At the ashram, the intellect was an unwelcome intruder.
I had grown up in a middle-class Jewish milieu where intellect, distilled into academic achievement, was everything. Sri Gopinath Kaviraj, too, had spoken to me on the level of intellect, although explaining concepts beyond the grasp of my spiritually untrained mind, like a physicist expounding on the intricacies of atomic structure to a high school freshman.
At the ashram, however, the intellect was an unwelcome intruder that interfered with the quest of pure intuition. When I would ask Mataji questions about Eastern philosophy, she would refuse to answer, deriding me as her "Question Box."
Although the ashram community practiced meditation three times a day, our own inner voices were subservient to Mataji's divinely inspired direction. Over the years, I realized that the guru-as-compass had two drastically opposite features.
On one hand, the guru system had worked for centuries in India because it took the direction of the seeker's spiritual life out of the control of the wildly subjective inner voice, and placed it in the more objective control of a presumably enlightened guru. Even if the guru was not totally enlightened, he or she was likely wiser than the seeker, and almost always more objective about issues that faced the seeker. Thus, even if the guru's advice did not come directly from the fount of divine wisdom, at least it did not come from the subjectivity of the seeker's own ego or desires. Obeying the guru required discipline and self-abnegation, an exercise that was always beneficial to the spiritual aspirant.
On the other hand, the guru, however enlightened, was still a human being, with his or her own subjectivity. While Mataji occasionally ascended in meditation to the ethereal realms and brought back messages for which she was merely the transmitter, most often her direction came from her own intuition, which was filtered through the circumstances of her particular life and culture.
When a devastating blizzard struck New England one winter, causing tidal waves which demolished dozens of homes in the neighboring town of Scituate, the homeless survivors were put up on army cots in the local high school. The radio broadcast appeals for accommodations, especially for the homeless and traumatized elderly. Since the ashram retreat cottages, which housed visiting retreatants during the summer, were empty, I was eager to offer them for the rescue effort. While Mataji was in California at our other ashram, I was the administrative head of the East Coast ashram. Almost as a technicality, I telephoned Mataji for her approval.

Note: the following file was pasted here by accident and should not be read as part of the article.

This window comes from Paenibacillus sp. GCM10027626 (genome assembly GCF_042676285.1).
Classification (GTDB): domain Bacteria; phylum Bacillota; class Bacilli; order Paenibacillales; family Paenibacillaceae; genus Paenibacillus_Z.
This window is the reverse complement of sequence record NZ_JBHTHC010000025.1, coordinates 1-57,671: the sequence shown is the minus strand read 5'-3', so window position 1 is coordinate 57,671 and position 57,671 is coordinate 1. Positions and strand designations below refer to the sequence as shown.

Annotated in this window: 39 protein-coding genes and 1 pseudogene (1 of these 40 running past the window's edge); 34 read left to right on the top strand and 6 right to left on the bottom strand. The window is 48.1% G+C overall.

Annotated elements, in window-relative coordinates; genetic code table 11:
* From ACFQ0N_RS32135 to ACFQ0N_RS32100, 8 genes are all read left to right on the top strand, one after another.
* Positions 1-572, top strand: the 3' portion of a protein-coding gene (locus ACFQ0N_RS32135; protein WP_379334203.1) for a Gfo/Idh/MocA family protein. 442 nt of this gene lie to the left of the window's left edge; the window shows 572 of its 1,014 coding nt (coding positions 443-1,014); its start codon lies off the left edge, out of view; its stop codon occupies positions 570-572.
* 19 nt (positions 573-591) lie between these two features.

She refused. Housing strangers of questionable spiritual vibrations in the retreat cottages, she insisted, would damage the rarified atmosphere of the ashram. In tears, I argued with her. How could she let elderly people, who had just lost their homes, sleep on army cots in a school building? Mataji was adamant. Devastated, I hung up realizing that my Jewish social activism had banged up against the wall of Mataji's Hindu social passivity. Her made-in-India compass had swung to the magnetic pole of her own background and conditioning.
I was not a good disciple. I clashed with Mataji often. Sometimes I was in awe of her ethereal vibrations and genuine humility, and I strove mightily to surrender my arrogant ego to her guidance. At other times, I saw only her human frailty. As her personal secretary, I was in daily, close contact with her. "Familiarity breeds contempt," she often quoted sadly when faced with my rebellion and obstinacy.
As for meditation, the means to achieve my own direct access to the divine, I found it as erratic as drugs. At the ashram we used to say that the difference between drugs and meditation is that drugs will make you high, but the high lasts only as long as the drug. During seventeen years of practicing meditation, I had many times experienced ecstatic highs, complete with revelations of the ultimate Oneness, only to land with a thud as soon as someone intruded into my altered state of consciousness by speaking to me.
In late 1984, when I was 36, the book I had been working on for five years, a detailed historical biography of my guru's guru, was published. As a gift, Mataji gave me a two-month leave of absence and $2,000 to go anywhere in the world I wanted. I went to New York City to study Jewish mysticism.
There I found, to my utter astonishment, that the Torah was not, as I had thought, a history of the Jewish people, nor an antiquated compendium of ancient rituals. The Torah, my teachers claimed, was the God-given instruction manual to go with planet Earth. It was, they claimed, God's will for how human beings should conduct their lives, revealed to the entire Jewish nation at Sinai. According to my teachers, even the Oral Law, the commentary that makes the written Torah intelligible, was deduced by the sages according to definite exegetic principles also given at Sinai.
If their claims were indeed true, then, I realized, the Torah was the ultimate compass – objective, directly from God, as immune to human subjectivity as was possible for anything in this finite world.
It seemed implausible to me. How could the infinite God reveal His will in a finite book? But there was something about the sheer objectivity of a book that goaded me to investigate further.
Six weeks into my exploration of Judaism, I found myself in a car enroute to the Catskills. The driver was Rabbi Ezriel Tauber, a middle-aged Hasid with long, black curly payot. A Holocaust survivor, Rabbi Tauber spoke with a thick Polish accent, his every word soaked in love of God and Torah.